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Written by Harvey Silverman, DMD Tuesday, 01 November 2011 18:36
Harvey Silverman, DMD
In the last edition of Silverman On Smiles: Cosmetic Dentistry SOS,I described the art and science behind effectively co-diagnosing cosmetic dentistry needs. In this article I want you to sharpen your co-diagnostic ability to solve a cosmetic dilemma – in this case it was one that required immediate attention
This patient came into my office and told me that he wanted to improve the appearance of his teeth (see figures 1 and 2). He was excited because he was getting married. He was a very friendly, outgoing individual who wanted to have a nicer smile for the wedding.
Let's take a closer look at his teeth and decide how you could help him solve his problem.
This is a challenging case. I am sure you agree. First thoughts immediately go to orthodontia. However, he is getting married in a couple of weeks. Finances are an issue - and he really wants you to do something to help him out. In addition to the alignment issue, he also has a congenitally missing left lateral incisor. So, what would you suggest?
Here’s a hint: The patient ruled out orthodontia as well as porcelain veneers due to his upcoming wedding as well as the time / expense. So what would you recommend to this patient?
Lesson Learned: By now you probably know the answer —which is
“I don’t know—until I have a chance to learn more about what my patient wants to have done.” If you did not automatically say this, please go back and read the last 2 articles that I wrote in Dentistry Today about co-diagnosing cosmetic wants with your patient.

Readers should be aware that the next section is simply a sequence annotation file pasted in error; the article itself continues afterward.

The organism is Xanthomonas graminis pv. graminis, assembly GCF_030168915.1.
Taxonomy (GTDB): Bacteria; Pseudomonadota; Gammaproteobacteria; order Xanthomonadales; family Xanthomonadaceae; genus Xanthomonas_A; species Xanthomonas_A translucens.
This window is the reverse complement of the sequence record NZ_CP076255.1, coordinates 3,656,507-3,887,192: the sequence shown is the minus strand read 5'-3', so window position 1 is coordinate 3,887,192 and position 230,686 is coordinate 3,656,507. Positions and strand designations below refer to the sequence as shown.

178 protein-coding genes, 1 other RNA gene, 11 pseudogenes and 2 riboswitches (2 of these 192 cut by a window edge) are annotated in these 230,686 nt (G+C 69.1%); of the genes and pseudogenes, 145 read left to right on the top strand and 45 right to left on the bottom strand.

Figure 1. Full-face before photo.
Figure 2. Close up before photo.
Figure 3. Performing cosmetic contouring. No local anesthetic needed.
Figure 4. After minimal cosmetic contouring.
Figure 5. “I cannot believe it!” exclaims the patient as he looks into a mirror and sees how 4 LifeLike Veneers dramatically changed his smile.
Figure 6. Looking good and feeling great at the end of the appointment.
Therefore, to know what your patient wants to have changed, review his smile analysis form and supplement that with a chairside smile analysis before making a decision.
Next, perform a Smile Trial directly on the patients’ teeth. This provides you with a sense of what the final outcome will be as well as to determine if the patient is a candidate for in-office veneers. Conventional bonding is also a possibility but bonding is far more technique sensitive and has its own unique set of problems and challenges. In this case I chose to use the in-office LifeLike Veneer System.
Note: while the LifeLike Veneer technique is typically a noninvasive treatment modality, for this case I had to do some cosmetic contouring on #7 to help create room to achieve the final illusion effect with the veneers.
In the introduction to the last 2 articles I said that I would share with you a valuable technique to help determine patient’s cosmetic dental needs through co-diagnosing. From many years of doing on-site coaching with dentists I can reassure you that using this co-diagnostic technique will be seamless in your daily routine after you practice it for 30 days—with the caveat that you never prejudge patient needs.
The take away from this article is to always give your patient an opportunity to share changes they want before deciding if they are a candidate for a specific elective cosmetic dentistry procedure—and then provide your patient with the appropriate cosmetic dentistry service to have a brighter, more self-confident smile. If you are looking for simple “bread and butter” solutions for your cosmetic cases and are interested in taking your elective cosmetic dentistry practice to the next level please feel free to contact me.